Good Fences Make Good Neighbors—Why Contracting Is Critical to Medtech

Posted by Brian Chapman on October 27, 2015

We spend a lot of time talking about how important it is for key account managers to find areas of mutual value, create tailored solutions, innovate for their important accounts and develop programs that are cutting edge. In fact, this is a really good idea because it explores areas of new value and creates relationships that go well beyond the transactional ones needed to sell a commodity product. We eschew focusing too much on pure rebates and prices because it gives away value. I still believe this, but sometimes a great contract can go a long way. Good fences make good neighbors.


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Hospital As Factory: How Medtech Can Create Value Along the Supply Chain

Posted by Brian Chapman on September 22, 2015

Though deep in the medtech world for long time, I can still remember the impressions I had when I first entered 12 years ago after a nearly a decade in specialty chemicals. I vividly recall in 2004 chasing after a sales rep with whom I was riding as we tried to track down some rental assets lost in the bowels of the hospital. I remember taking little stickers from the box of a pacemaker and pressing them into a logbook while the physician dictated notes into a tape recorder at the end of a case. The rep explained that he needed the stickers for his company to issue an invoice. And I remember climbing out of a massive SUV while the spine rep with whom I was riding explained the concept of “trunk stock.” Feeling a bit bewildered by this new world, and yearning a bit for my old specialty chemicals domain, where suppliers differentiated themselves by making transactions and supply chain simple for their customers, I asked myself:


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Eating the Elephant of Commercial Integration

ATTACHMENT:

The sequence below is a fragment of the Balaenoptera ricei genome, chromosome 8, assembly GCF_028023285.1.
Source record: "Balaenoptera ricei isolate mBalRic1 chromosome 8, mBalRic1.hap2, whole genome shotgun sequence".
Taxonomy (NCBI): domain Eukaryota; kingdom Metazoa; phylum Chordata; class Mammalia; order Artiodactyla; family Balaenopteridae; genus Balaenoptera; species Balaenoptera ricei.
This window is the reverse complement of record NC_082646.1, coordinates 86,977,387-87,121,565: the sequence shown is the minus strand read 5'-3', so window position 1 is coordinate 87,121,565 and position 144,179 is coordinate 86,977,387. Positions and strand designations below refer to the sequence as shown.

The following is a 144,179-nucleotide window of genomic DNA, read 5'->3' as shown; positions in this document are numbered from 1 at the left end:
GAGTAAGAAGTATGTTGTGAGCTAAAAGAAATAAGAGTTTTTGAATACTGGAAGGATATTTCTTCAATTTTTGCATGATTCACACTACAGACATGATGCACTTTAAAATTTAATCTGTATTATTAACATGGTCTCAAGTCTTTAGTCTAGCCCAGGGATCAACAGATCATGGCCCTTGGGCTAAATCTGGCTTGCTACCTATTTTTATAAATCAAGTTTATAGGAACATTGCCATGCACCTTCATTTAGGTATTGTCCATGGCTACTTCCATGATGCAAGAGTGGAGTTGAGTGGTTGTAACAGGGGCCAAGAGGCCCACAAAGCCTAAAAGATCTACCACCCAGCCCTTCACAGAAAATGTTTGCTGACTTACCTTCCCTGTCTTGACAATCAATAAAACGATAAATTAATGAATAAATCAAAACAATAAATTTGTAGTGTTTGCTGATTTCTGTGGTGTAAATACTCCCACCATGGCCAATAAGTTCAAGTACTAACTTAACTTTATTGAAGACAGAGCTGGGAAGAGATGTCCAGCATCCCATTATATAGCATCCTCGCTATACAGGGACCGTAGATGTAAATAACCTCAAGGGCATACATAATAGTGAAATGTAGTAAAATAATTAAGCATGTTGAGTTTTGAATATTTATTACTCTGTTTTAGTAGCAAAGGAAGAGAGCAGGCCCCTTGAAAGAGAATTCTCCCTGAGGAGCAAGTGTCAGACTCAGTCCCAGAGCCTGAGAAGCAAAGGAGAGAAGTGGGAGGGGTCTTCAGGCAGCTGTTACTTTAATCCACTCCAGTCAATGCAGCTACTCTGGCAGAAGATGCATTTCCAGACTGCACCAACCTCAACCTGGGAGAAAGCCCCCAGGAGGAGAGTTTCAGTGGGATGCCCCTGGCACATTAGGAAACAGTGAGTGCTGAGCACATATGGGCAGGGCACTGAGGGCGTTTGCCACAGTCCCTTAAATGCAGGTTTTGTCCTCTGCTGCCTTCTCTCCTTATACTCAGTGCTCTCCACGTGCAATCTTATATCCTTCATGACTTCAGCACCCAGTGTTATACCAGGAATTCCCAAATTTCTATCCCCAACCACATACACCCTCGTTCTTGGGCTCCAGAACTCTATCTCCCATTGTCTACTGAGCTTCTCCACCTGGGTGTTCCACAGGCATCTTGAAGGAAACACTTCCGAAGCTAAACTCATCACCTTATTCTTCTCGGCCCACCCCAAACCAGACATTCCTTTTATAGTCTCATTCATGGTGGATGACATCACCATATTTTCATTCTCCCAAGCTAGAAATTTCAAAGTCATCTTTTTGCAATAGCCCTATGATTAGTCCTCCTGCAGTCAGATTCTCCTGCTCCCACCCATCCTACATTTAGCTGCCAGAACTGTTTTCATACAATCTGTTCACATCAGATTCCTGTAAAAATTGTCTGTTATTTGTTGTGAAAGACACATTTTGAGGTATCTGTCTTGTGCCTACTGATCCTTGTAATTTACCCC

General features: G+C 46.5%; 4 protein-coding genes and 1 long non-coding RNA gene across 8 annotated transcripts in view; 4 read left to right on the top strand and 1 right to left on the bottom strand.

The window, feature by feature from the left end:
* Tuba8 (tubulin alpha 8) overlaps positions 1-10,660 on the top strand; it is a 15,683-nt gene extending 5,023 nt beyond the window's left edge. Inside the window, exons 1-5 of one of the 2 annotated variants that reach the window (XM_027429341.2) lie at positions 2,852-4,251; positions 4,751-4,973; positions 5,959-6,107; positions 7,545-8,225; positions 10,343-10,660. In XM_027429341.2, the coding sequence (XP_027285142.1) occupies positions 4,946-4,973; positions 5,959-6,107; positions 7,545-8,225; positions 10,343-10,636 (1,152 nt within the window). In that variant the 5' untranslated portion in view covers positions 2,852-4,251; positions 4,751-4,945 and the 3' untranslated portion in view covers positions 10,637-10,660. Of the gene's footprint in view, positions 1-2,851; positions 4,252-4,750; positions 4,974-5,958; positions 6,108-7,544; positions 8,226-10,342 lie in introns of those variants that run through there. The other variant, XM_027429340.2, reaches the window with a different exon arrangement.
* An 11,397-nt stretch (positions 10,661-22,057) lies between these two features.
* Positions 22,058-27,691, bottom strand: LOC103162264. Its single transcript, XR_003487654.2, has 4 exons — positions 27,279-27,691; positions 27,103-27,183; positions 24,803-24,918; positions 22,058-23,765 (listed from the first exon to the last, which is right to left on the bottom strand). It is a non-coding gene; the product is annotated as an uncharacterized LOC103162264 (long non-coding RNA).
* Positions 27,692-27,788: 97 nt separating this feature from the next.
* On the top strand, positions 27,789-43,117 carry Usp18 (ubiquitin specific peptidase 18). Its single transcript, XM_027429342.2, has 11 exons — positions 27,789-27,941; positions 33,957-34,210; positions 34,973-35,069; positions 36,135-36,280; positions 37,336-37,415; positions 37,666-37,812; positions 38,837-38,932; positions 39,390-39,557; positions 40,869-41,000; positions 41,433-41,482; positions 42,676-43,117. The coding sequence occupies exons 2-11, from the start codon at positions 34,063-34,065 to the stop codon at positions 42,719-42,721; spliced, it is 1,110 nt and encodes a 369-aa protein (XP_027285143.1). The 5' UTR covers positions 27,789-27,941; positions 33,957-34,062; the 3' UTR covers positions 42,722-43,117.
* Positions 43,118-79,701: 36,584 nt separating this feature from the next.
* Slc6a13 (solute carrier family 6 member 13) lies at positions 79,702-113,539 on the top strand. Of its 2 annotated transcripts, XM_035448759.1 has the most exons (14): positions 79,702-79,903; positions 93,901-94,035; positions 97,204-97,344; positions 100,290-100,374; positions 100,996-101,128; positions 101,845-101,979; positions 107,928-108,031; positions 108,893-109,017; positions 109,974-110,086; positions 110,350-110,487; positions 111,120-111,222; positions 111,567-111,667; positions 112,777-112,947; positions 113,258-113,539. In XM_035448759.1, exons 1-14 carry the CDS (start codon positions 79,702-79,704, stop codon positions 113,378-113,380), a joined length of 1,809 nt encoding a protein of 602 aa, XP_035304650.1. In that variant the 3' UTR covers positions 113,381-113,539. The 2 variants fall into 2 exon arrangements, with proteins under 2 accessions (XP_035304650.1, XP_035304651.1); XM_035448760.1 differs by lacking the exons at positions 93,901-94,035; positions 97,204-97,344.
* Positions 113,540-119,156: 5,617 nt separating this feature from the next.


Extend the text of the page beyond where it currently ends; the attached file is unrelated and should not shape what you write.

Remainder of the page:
Posted by Brian Chapman on August 3, 2015

From the moment an integration is announced to approximately a year after Day One when a new status quo is finally settling in, an enormous amount of work needs to get done. Marketing plans, processes, organizational and reporting lines, sales structures, territories, compensation and quotas, branding, international and country reporting, tender and contracting, revenue reporting, rebating and GPO fees, value propositions, metrics, measures and messages … the list is endless. An acquisition made to get a product or intellectual assets is simpler than a full-fledged integration of equals but the to-do list is staggering either way. Like any task that is broad and complex, the approach is always the same—the only way to eat an elephant is one bite at a time. But where to start?


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Who’s Running Your Launch Strategy Anyway? Avoiding Mediocre Results From Poor Targeting Execution

Posted by Brian Chapman on July 14, 2015

The new thing is coming. Finally, a product we can sell. This thing really changes the game. Everyone wants it. The plans are written, training is locked, messages are pure brilliance. As soon as we get CE and FDA, as fast as the factory can make it, we will sell it. The national sales meeting is coming, we are all going to hit the road and sell! Sell! Sell!


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Stuck in an ’80s Selling Model

Posted by Brian Chapman on May 27, 2015

Looking back on the ’80s—leg warmers, Jazzercise, the Walkman and MTV—one can’t help feeling nostalgic, but also perhaps a little bit embarrassed. We were just getting started with personal computing and the technology revolution, so you could excuse a few of the things we did back then that now look a little silly or excessive. We didn’t know any better. It was a different time.


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